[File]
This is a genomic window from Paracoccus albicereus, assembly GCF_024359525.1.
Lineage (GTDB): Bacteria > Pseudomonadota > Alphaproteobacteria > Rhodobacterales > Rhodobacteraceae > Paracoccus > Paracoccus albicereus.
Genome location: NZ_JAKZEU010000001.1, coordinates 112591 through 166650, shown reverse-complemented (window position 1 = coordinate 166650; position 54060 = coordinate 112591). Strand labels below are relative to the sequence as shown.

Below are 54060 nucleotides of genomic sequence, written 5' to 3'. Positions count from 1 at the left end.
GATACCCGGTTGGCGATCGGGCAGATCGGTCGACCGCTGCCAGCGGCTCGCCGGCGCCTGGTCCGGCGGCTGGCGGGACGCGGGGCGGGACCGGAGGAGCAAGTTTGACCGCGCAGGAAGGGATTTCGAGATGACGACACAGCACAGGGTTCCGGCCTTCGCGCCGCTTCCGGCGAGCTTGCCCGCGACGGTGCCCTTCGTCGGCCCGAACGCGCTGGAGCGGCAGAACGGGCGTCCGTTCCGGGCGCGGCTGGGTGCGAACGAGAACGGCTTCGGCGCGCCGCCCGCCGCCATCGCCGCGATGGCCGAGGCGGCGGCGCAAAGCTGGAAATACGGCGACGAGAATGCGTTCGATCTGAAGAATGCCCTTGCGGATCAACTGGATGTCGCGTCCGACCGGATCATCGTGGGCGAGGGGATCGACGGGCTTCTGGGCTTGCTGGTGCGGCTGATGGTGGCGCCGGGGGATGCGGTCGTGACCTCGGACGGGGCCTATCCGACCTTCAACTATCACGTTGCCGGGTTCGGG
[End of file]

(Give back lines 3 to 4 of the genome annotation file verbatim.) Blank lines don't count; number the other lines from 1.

Genome location: NZ_JAKZEU010000001.1, coordinates 112591 through 166650, shown reverse-complemented (window position 1 = coordinate 166650; position 54060 = coordinate 112591). Strand labels below are relative to the sequence as shown.

Below are 54060 nucleotides of genomic sequence, written 5' to 3'. Positions count from 1 at the left end.